Put simply, the map in FEZ gave me conniptions. Just as the game is about exploring a 2D world in 3 dimensions, the map is displayed in a 3D format with 2D icons. I almost wish it wasn’t. There are tons of branching paths, and you can only see so much of the map at a time. Plus, I found that parts of the map would often flicker or disappear without reason, making it a pain to plot my path. I slowly started to appreciate the map as I played, but it never quite became intuitive. Sure, I liked how gold frames indicated if I’d found everything in the area, but it’s awkward the areas don’t have any clear designations. Not even a name or number, just visual icons used to denote the main structure found within.
Given that I function better with a clear and understandable format, this made FEZ more challenging than it probably should have been. Which isn’t to say I couldn’t progress in the game. I’m just ashamed to admit I was utterly perplexed about moving forward and eventually found myself looking for clues online. I only did this a few times since I figured the statute of gamer limitations doesn’t apply to a port this many years later. One thing my research taught me was that the game takes its esoteric elements seriously. You’ll see odd tetromino hieroglyphs throughout the game. Imagine my surprise when I learned that they actually convey useful information! Including how to solve some really confusing puzzles (looking at you, bell tower).
Get Ready to Sleuth
While a part of me is impressed by the game’s dedication to small details, I found this sort of thing more perplexing than admirable. Especially when there were secret doors just waiting to be unlocked, but I was hesitant to rely on any more clues. And speaking of secrets, FEZ is full of them. One I stumbled upon by accident was the existence of anti-cubes. These dark purple cubes are much harder to find than the standard cubes, and they’re sufficiently creepy. Once I found one, I realized there was much more to the game than I suspected. Cause for every cube in the game, there’s also an anti-cube waiting to be discovered.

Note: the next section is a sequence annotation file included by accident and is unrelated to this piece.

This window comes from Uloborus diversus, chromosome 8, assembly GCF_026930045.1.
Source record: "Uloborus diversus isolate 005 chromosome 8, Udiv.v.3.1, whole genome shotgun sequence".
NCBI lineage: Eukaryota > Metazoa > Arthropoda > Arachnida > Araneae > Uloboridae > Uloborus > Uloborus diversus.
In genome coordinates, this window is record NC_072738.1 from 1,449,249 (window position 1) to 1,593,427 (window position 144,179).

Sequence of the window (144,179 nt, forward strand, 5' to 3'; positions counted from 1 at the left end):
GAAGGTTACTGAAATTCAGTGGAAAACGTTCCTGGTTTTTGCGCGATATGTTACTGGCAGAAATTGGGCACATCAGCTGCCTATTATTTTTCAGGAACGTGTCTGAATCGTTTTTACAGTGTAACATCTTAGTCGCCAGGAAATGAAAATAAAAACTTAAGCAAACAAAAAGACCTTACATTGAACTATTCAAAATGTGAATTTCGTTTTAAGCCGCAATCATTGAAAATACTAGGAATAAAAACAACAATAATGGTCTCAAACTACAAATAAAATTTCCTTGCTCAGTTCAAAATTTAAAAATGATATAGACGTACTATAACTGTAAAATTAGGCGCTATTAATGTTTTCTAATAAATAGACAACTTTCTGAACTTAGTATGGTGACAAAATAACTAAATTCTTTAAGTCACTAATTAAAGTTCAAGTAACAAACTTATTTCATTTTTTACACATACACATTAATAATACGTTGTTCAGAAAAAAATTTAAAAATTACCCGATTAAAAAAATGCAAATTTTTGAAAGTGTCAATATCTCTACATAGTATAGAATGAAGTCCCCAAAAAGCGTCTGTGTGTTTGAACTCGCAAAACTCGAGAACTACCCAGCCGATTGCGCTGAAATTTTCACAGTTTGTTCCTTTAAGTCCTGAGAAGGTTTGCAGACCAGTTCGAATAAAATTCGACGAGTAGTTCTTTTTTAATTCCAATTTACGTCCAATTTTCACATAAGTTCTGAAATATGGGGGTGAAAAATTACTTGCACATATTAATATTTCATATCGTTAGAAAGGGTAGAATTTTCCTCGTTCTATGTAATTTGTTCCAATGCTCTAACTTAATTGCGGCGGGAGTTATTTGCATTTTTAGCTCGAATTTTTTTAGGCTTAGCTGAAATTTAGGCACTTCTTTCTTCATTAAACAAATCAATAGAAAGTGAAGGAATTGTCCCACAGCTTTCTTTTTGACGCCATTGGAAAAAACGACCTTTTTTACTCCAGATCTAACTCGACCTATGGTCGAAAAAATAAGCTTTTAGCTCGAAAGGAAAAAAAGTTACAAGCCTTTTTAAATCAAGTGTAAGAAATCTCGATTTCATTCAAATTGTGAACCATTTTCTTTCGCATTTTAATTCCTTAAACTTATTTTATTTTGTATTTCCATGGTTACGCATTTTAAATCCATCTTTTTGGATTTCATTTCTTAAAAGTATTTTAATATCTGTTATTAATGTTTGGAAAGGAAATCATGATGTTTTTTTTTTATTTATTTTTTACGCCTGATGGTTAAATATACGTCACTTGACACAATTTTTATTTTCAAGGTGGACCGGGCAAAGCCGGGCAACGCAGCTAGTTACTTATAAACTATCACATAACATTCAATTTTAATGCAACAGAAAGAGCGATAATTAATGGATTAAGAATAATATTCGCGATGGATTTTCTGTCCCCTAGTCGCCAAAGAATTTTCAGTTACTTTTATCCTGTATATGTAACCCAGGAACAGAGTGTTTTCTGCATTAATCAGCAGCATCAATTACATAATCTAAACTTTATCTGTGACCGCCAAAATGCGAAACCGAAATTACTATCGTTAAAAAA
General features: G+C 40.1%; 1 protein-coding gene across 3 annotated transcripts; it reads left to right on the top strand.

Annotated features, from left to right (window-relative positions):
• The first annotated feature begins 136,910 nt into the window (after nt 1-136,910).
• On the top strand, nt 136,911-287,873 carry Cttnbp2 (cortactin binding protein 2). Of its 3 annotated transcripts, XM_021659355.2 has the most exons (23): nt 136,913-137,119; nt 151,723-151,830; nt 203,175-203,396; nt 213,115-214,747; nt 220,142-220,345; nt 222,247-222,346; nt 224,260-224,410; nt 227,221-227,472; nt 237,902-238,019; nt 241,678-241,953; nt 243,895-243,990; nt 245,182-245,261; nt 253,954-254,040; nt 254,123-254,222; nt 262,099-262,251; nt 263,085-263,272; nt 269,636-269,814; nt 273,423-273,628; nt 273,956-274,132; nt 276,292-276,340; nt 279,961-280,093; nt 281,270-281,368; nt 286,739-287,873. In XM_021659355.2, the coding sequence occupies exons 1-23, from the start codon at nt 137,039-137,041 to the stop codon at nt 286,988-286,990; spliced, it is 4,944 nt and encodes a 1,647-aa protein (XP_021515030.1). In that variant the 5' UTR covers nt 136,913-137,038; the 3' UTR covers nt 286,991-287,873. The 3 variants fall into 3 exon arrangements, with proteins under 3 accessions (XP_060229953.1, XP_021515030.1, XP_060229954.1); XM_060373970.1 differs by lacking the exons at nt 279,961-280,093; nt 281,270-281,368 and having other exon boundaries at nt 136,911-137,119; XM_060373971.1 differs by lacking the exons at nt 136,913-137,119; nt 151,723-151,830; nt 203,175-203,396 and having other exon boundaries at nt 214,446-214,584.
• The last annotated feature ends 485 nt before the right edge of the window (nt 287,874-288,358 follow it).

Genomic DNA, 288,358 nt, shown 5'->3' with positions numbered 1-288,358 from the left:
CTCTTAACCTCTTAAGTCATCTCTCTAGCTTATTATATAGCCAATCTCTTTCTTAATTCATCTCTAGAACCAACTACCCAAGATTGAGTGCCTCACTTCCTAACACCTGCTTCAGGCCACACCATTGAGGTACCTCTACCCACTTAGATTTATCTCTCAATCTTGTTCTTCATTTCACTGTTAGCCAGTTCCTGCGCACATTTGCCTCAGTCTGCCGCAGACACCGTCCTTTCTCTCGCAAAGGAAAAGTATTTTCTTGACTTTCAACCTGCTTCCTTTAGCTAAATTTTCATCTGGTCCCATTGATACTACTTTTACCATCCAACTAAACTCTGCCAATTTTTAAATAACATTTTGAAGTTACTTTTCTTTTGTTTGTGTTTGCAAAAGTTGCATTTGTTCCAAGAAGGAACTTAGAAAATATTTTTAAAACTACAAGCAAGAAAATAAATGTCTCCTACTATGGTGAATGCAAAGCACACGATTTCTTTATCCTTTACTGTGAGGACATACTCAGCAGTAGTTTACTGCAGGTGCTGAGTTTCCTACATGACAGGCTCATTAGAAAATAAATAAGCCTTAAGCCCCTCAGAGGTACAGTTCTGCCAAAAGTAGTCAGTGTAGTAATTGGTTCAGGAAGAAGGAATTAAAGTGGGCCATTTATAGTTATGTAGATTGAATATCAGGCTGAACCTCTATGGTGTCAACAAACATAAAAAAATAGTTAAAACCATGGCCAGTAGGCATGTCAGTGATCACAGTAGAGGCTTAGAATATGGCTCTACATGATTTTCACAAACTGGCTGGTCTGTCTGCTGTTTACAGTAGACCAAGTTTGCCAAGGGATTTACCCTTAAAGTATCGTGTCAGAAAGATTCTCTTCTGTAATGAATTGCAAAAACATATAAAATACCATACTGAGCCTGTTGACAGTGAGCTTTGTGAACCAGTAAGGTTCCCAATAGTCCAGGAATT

Jump, Skip and Hop
Complaints aside, I really did enjoy the platforming in FEZ. It’s diverse and keeps you on your toes. Sometimes you’ll be pushing levers to turn cranks that move around structures. Other times you’ll be making precise jumps onto moving platforms. One of my favorite sections was a dark and stormy area where lightning strikes would illuminate otherwise invisible platforms. And then there are pulse-pounding areas with you racing against a rising tide of lava. Though Gomez himself has all the grace of a punching bag with legs, that doesn’t make the adventure any less fun. Just don’t expect any Mario-level feats of acrobatics because that’s not his forte. On the plus side, Gomez doesn’t have a health bar to worry about. If you take damage, either from a hazard or from falling too far, Gomez will die and instantly respawn at his last location. So you never have any real consequences for failure, other than learning from your mistakes.
A Stunning Pixelated Vista